Kill Bill: Vol.2
Lawrence Bender, Erica Steinberg (executive), E.Bennett Walsh (executive), Harvey Weinstein (executive), Bob Weinstein (executive) for A Band Apart, Super Cool ManChu/Miramax
directed by Quentin Tarantino
starring Uma Thurman, David Carradine, Daryl Hannah, Michael Madsen, Gordon Liu Chia-Hui, Michael Parks, Bo Svenson, Jeannie Epper, Stephanie L.Moore, Shana Stein, Caitlin Keats, Christopher Allen Nelson, Samuel L.Jackson, Reda Beebe, Sid Haig, Larry Bishop, Clark Middleton, Claire Smithies, Perla Haney-Jardine, Helen Kim, Vanessia Valentino, Thea Rose, Lucy Liu, Vivica A.Fox, William Paul Clark, Victoria Lucai, Stevo Polyi, Al Manuel Douglas, Jorge Silva, Patricia Silva, Maria Del Rosario Gutiérrez, Sonia Angelica Padilla Curiel, Veronica Janet Martinez, Lucia Cruz Marroquin, Citlati Guadalupe Bojorquez, Graciela Salazar Mendoza, Maria de Lourdes Lonmbera
written by Quentin Tarantino, based on a character created by Quentin Tarantino & Uma Thurman, original music by the Robert Rodriguez, martial arts direction by Yuen Woo-Ping, make-up effects by K.N.B.EFX Group, visual effects by Centro Digital Pictures
Available on DVD !
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If you want to know what happened so far, see Kill
Bill Vol.1, but actually, you need not see that film to understand
this one, as Kill Bill Vol.2 starts with the event that started it
all, the Bride's (Uma Thurman) wedding, or rather wedding rehearsal, where
Bill (David Carradine), her old boss from when she was still an assassin,
and his gang - Budd (Michael Madsen), Elle Driver (Daryl Hannah), O-Ren
Ishii (Lucy Liu) and Vernita Green (Vivica a.Fox) - show up, and slaughter
everyone in sight ... but for some reason, they fail to kill the Bride,
but somehow manage to steal her unborn child that was fathered by Bill.
After four years in a coma, the Bride has found back to her strength
and is now out for revenge, and after having killed O-Ren Ishii and
Vernita in the first film, she now goes after Budd, who since his days as
an assassin has bcome an alcoholic wreck living in a trailerpark and now
even has to fear for his job as a bouncer at a third rate desert nightclub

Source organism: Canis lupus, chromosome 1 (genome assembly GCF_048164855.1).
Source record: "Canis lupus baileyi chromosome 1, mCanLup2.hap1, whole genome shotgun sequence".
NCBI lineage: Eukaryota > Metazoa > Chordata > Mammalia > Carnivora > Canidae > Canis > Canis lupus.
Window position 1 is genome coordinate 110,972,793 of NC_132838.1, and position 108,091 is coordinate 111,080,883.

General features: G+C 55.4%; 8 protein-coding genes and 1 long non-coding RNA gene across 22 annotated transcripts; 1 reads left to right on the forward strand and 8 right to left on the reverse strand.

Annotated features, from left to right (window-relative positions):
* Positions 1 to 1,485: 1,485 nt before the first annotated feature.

Somehow though, Budd has expected her and greats her by shooting her
when she tries to surprise him. The shot was not fatal though, and thus he
drugs her, puts her into a coffin and buries her alive. Then he calls Elle
Driver and offers her the Brid's priceless samurai sword for the price of
1 million Dollars - to which Elle even agrees ...
In her coffin 6 feet under, the Bride comes to and soon realizes she's
in a bit of a predicament - but then she remembers her training by Shaolin
priest Pai Mei (Gordon Liu Chiu Hui), who taught her how to pierce wood
with her bare hands, and before you know it she has cracked open her
coffin, and when the coffin fills up with soil, she somehow manages to use
the falling soil to swim up (in a scene that's actually less than
Meanwhile Elle has paid Budd his million Dollar, but as a tip, she has
left a black mamba with the money that bites him to death. Then though the
Bride shows up, and before you know it, the two women engage in a sword
duel that ends with the Bride poking out Elle's one eye (she has lost the
other years ago to none other than Pai Mei) - which leaves her blinded in
Budd's trailer ... together with a black mamba.
Finally, the Bride makes it to Bill's place - where he confronts her
with her own daughter B.B. (Perla Haney-Jardine), and she is overcome with
maternal feelings, and instead of killing Bill, she takes some time-out to
finally bond with the girl ... and Bill lets her, being a good father to
However, eventually Bill and the Bride fight it out in Bill's living
room, and ultimately the bride wins by delivering a deadly blow that took
Bill by surprise ... and now finally, she can live the life of a happy
mother she has well deserved ...
One thing's for sure, stylistically Kill Bill Vol.2 differs
vastly from its predecessor, while Kill
Bill Vol.1 was primarily influenced by Japanese genre cinema, this
here has more to do with American genre films (and especially its
low-budget variety) and Hong Kong martial arts flicks like The
36th Chamber of Shaolin and similar Shaw
Brothers classics and early Jackie Chan films like Snake in the
Eagle's Shadow and Drunken Master (incidently both directed by
Yuen Woo-Ping, this film's action director) - and somehow this weird
combination makes sense in the context of this film.
In all though, Kill Bill Vol.2 is inferior to the first movie,
it lacks its style, its mind-blowing dynamic setpieces, and it loses steam
towards the end inasmuch as the duel between Bill and the Bride is
disappointingly short and unspectacular when it should have been the
ultimate climax of the film.
Still, taken on its own, Kill Bill Vol.2 is by no means without
its merits, there's plenty of excellently staged setpieces, plenty of
unusual plottwists director Quentin Tarantino has become famous for, and
some typical tongue-in-cheek dialogue.
As with the first part, this is probably not the film Quentin Tarantino
will best be remembered for ... but it's one enjoyable action pic that
does not insult the intelligence of its audience !